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[513] locality of certain arms left by the enemy at Shirley, and supposed to be under guard, and where I would meet a detail of one hundred men from General Hill's division, who would cooperate with me in driving off the enemy and capturing the arms, which I was ordered to do. I assembled my command as speedily as possible, and began the march, from my camp near Malvern Hill, to Shirley, about an hour before sundown. After marching about six miles, I arrived at Colonel Cobb's camp, and procured the information desired, and a guide, and then resumed the march, taking with me the detail of one hundred men from General Hill's division, who were under the command of Captain Tayloe. I reached the cavalry outposts of Colonel Cobb, under command of Captain King, about half past 1 P. M., where, on account of the darkness of the night, and the scattered condition of the arms, I concluded to bivouac for the night.

Early in the morning, I called up my command, and after requesting Captain King (who promptly complied) to send cavalry scouts in advance, I took up the march for the field in which the arms were scattered. Neither a land force nor the gunboats of the enemy were to be seen. So, with the assistance of Captain King, of Cobb's legion, and of Major White, of the Seventh South Carolina regiment, who was ordered to accompany me on the expedition, and of the officers of my command, we went earnestly to work, and soon picked up all tile arms on the field, and conveyed them about a mile to the rear, where they were turned over to Captain Tayloe, who had wagons from General Hill's division in waiting, to convey them to the ordnance department. I then allowed the men time to breakfast, and returned to camp, reporting, immediately on my arrival, my return to Brigadier-General Kershaw.

The number of arms gathered was about nine hundred and twenty-five, (925.) Several arms were brought to the wagons after I received reports from commanders of companies is the reason I cannot specify the exact number. The arms were good, of modern patterns, and in fine condition, considering the exposure.

I take occasion to express my obligation to Colonel Cobb for furnishing me with valuable information and a guide. Also to Captain King of the same corps, for his assistance to me in gathering the arms.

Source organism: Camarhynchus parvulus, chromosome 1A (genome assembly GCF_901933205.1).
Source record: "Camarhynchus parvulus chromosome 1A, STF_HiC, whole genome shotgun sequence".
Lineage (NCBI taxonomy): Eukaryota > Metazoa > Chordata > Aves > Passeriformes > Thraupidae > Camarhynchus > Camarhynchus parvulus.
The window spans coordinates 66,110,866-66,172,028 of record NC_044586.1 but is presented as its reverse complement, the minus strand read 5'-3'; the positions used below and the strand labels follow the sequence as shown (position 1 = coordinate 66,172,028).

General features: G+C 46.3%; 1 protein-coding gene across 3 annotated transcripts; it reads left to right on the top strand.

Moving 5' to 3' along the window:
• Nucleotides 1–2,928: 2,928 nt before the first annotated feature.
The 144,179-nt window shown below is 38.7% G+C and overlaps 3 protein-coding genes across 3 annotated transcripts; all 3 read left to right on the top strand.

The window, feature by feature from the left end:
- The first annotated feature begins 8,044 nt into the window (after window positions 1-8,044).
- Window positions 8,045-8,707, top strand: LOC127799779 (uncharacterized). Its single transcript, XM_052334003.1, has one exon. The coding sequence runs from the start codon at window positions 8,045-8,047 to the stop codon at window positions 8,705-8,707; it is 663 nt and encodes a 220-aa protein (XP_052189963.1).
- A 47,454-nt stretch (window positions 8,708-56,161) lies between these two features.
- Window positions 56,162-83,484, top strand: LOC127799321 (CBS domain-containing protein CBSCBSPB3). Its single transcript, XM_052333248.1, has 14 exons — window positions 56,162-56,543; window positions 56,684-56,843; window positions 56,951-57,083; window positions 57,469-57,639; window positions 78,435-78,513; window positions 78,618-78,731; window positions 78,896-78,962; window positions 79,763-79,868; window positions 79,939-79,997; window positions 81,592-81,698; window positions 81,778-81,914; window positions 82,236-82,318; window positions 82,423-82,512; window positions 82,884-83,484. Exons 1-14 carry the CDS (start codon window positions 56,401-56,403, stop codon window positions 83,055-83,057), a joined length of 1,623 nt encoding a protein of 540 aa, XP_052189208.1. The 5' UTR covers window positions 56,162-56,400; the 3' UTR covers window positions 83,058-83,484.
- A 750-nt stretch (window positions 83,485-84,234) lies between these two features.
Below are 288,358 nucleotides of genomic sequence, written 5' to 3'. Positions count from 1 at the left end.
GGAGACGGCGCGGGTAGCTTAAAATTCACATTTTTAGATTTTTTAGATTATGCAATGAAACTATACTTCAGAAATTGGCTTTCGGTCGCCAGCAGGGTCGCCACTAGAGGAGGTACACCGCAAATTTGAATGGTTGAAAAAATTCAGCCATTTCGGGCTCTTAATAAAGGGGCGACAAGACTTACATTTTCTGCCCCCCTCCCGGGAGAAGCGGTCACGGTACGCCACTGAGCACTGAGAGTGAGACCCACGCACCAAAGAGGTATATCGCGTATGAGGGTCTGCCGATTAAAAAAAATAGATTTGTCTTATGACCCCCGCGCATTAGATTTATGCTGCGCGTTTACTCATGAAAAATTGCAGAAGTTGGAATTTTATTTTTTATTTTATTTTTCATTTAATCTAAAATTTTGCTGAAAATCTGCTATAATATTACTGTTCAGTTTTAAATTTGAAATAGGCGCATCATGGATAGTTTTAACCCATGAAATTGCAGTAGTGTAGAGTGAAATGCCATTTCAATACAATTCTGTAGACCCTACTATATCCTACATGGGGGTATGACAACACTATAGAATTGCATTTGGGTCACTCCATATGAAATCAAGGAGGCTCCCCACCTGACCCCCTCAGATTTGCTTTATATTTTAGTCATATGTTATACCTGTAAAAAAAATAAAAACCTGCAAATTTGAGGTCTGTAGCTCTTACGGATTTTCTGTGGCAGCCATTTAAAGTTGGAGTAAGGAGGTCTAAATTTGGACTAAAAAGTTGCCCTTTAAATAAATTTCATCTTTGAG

The distance marched was about ten miles each way.

I am, very respectfully,

Your obedient servant,

James D. Nance, Colonel, commanding Third South Carolina Regiment.

Reports of Colonel Aiken of operations from June 25 to June 29, 1862.

headquarters Seventh South Carolina regiment, July 13, 1862.
General: In obedience to a circular received this A. M., I beg leave to submit the following report:

On Wednesday, twenty-fifth ultimo, the Seventh South Carolina regiment lay in bivouac at Camp Reserve, four miles east of Richmond. At sunset of that day I received orders to go on picket the next morning at seven o'clock. During Thursday, and until Friday, ten A. M., I acted as the picket reserve of a Louisiana regiment, when I was relieved by Colonel Nance of the Third South Carolina regiment. Returning from picket, when about half way to camp, I was halted, and ordered to report again to Colonel Nance, and, with him, to “feel the enemy” in front of our pickets. When prepared in line of battle, with skirmishers thrown out, to make the advance, orders were received to withdraw, and for the Seventh regiment to report as a support to Colonel Barksdale, but form on his right, and advance with him against tile enemy. I formed as ordered; and, for some reason, was not notified by Colonel Barksdale that an advance was about being made, until four and a half o'clock in the afternoon. Skirmishers were being thrown forward, and the advance about being made, when Colonel Hennegan appeared on the field, and ordered me to join him at the point I had left Colonel Nance in the forenoon. I did so with despatch; and from that point attacked and drove in the enemy's pickets, advancing only so far as enabled our skirmishers to see the breastworks of the enemy, our orders being to prevent a general engagement, but simply to learn the enemy's strength, if possible. While halted in this position, we were subjected to constant shelling from the enemy's fortifications, resulting in a loss to the Seventh regiment of one killed and three wounded. At dusk we withdrew to the rear of the picket reserve, just in front of the fortifications occupied by Semmes's brigade, where we remained until half past 9 P. M., when we were ordered back to Camp Reserve. From that time until Sunday morning, the Seventh regiment remained in bivouac, when we were again ordered forward mention of which was made in my former report.

Respectfully submitted.

D. Wyatt Aiken, Colonel, commanding Seventh South Carolina Regiment.

Battle of June 29, 1862.

headquarters Seventh South Carolina regiment, July 10, 1862.
General: I beg leave to submit the following report of the action of the Seventh South Carolina regiment, in tile engagement of the twenty-ninth ultimo:

At eleven P. M., Saturday, twenty-eighth, I received orders to prepare to march at early dawn on Sunday. Such preparation was made; but we did not move until nine A. M., when I joined with my command the remainder of the brigade, at a point known as our picket reserve. From this we advanced upon the enemy's breastworks, and found them evacuated. Hence we marched by a flank down theNine-mile road to the railroad, where we were drawn up in line of battle on the left of the railroad. Advancing but a short distance, we moved by the right flank, and crossed

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